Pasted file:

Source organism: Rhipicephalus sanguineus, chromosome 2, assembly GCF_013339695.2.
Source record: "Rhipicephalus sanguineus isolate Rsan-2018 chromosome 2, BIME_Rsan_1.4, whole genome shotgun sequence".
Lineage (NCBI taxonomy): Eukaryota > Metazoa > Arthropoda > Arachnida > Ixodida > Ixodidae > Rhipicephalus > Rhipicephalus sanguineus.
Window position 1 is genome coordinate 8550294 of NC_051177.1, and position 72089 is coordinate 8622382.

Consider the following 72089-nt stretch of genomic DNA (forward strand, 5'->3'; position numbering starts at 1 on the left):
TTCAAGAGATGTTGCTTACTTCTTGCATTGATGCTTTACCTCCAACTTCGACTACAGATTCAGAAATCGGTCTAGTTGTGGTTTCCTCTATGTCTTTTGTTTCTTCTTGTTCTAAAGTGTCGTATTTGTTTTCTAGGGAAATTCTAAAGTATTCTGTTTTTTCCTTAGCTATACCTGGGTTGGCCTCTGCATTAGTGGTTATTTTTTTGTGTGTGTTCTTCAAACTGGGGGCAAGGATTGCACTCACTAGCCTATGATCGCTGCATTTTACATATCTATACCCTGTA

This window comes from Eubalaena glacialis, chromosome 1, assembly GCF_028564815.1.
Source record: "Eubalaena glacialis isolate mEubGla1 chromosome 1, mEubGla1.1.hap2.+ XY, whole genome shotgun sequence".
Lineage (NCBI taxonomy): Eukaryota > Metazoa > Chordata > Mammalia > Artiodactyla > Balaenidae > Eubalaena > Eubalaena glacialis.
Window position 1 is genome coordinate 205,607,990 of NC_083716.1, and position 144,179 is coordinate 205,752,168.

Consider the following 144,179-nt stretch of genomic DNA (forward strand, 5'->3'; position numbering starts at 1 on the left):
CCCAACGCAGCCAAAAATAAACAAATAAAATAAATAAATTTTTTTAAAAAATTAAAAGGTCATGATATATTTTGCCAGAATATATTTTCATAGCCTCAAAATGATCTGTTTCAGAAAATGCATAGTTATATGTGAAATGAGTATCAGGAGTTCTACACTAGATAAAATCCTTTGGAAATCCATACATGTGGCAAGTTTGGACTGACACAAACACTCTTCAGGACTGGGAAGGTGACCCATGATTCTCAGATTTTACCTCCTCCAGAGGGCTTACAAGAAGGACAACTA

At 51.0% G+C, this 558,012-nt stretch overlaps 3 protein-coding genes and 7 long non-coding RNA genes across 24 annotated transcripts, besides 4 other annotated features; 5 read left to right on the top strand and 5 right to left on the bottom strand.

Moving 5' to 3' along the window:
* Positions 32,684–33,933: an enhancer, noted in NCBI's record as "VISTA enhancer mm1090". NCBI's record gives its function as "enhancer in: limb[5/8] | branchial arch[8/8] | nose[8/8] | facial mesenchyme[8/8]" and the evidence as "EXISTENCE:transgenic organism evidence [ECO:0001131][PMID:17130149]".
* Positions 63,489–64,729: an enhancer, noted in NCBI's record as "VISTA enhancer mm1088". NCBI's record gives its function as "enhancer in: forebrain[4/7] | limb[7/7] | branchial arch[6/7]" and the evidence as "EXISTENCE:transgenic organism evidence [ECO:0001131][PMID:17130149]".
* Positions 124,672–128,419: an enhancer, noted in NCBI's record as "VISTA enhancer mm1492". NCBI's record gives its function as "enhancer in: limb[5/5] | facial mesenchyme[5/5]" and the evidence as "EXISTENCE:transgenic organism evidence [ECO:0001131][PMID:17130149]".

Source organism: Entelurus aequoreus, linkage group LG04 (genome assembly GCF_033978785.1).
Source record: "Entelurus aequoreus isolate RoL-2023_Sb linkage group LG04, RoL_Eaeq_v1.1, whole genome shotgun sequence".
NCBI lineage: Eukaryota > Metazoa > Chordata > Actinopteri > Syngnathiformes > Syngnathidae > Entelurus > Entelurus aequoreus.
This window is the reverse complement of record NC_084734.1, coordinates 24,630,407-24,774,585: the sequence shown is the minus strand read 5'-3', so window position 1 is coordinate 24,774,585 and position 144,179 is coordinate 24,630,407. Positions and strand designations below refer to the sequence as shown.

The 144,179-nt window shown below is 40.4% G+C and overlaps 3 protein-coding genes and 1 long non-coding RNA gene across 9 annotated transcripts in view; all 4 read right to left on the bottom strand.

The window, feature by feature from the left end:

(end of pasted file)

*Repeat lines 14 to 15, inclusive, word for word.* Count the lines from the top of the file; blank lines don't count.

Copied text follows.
Moving 5' to 3' along the window:
* Positions 32,684–33,933: an enhancer, noted in NCBI's record as "VISTA enhancer mm1090". NCBI's record gives its function as "enhancer in: limb[5/8] | branchial arch[8/8] | nose[8/8] | facial mesenchyme[8/8]" and the evidence as "EXISTENCE:transgenic organism evidence [ECO:0001131][PMID:17130149]".